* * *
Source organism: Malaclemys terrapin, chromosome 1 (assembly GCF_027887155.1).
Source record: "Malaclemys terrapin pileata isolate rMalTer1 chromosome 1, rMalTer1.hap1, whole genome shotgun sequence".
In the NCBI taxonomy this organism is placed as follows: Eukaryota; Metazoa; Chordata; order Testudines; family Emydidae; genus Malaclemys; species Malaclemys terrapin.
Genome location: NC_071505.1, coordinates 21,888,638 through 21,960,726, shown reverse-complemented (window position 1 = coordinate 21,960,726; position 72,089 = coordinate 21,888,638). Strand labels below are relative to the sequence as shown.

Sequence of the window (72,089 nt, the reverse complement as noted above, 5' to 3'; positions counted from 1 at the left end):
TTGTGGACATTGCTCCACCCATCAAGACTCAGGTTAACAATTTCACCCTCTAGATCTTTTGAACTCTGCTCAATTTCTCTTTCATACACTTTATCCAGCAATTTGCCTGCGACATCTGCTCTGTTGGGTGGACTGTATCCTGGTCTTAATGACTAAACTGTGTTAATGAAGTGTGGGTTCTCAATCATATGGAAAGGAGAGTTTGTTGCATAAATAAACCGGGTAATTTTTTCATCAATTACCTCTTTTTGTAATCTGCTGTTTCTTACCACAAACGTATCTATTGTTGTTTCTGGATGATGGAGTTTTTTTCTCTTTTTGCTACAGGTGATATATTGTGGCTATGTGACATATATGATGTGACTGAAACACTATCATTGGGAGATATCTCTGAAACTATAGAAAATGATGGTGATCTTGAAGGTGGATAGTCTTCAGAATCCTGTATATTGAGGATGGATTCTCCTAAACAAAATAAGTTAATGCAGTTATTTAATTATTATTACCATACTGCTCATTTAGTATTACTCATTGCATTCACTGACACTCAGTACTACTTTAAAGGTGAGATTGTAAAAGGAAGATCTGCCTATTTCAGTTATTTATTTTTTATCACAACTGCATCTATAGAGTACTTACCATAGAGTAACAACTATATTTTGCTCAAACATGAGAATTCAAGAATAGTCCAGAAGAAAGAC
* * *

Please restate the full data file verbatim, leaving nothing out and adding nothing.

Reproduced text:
Source organism: Malaclemys terrapin, chromosome 1 (assembly GCF_027887155.1).
Source record: "Malaclemys terrapin pileata isolate rMalTer1 chromosome 1, rMalTer1.hap1, whole genome shotgun sequence".
In the NCBI taxonomy this organism is placed as follows: Eukaryota; Metazoa; Chordata; order Testudines; family Emydidae; genus Malaclemys; species Malaclemys terrapin.
Genome location: NC_071505.1, coordinates 21,888,638 through 21,960,726, shown reverse-complemented (window position 1 = coordinate 21,960,726; position 72,089 = coordinate 21,888,638). Strand labels below are relative to the sequence as shown.

Sequence of the window (72,089 nt, the reverse complement as noted above, 5' to 3'; positions counted from 1 at the left end):
TTGTGGACATTGCTCCACCCATCAAGACTCAGGTTAACAATTTCACCCTCTAGATCTTTTGAACTCTGCTCAATTTCTCTTTCATACACTTTATCCAGCAATTTGCCTGCGACATCTGCTCTGTTGGGTGGACTGTATCCTGGTCTTAATGACTAAACTGTGTTAATGAAGTGTGGGTTCTCAATCATATGGAAAGGAGAGTTTGTTGCATAAATAAACCGGGTAATTTTTTCATCAATTACCTCTTTTTGTAATCTGCTGTTTCTTACCACAAACGTATCTATTGTTGTTTCTGGATGATGGAGTTTTTTTCTCTTTTTGCTACAGGTGATATATTGTGGCTATGTGACATATATGATGTGACTGAAACACTATCATTGGGAGATATCTCTGAAACTATAGAAAATGATGGTGATCTTGAAGGTGGATAGTCTTCAGAATCCTGTATATTGAGGATGGATTCTCCTAAACAAAATAAGTTAATGCAGTTATTTAATTATTATTACCATACTGCTCATTTAGTATTACTCATTGCATTCACTGACACTCAGTACTACTTTAAAGGTGAGATTGTAAAAGGAAGATCTGCCTATTTCAGTTATTTATTTTTTATCACAACTGCATCTATAGAGTACTTACCATAGAGTAACAACTATATTTTGCTCAAACATGAGAATTCAAGAATAGTCCAGAAGAAAGAC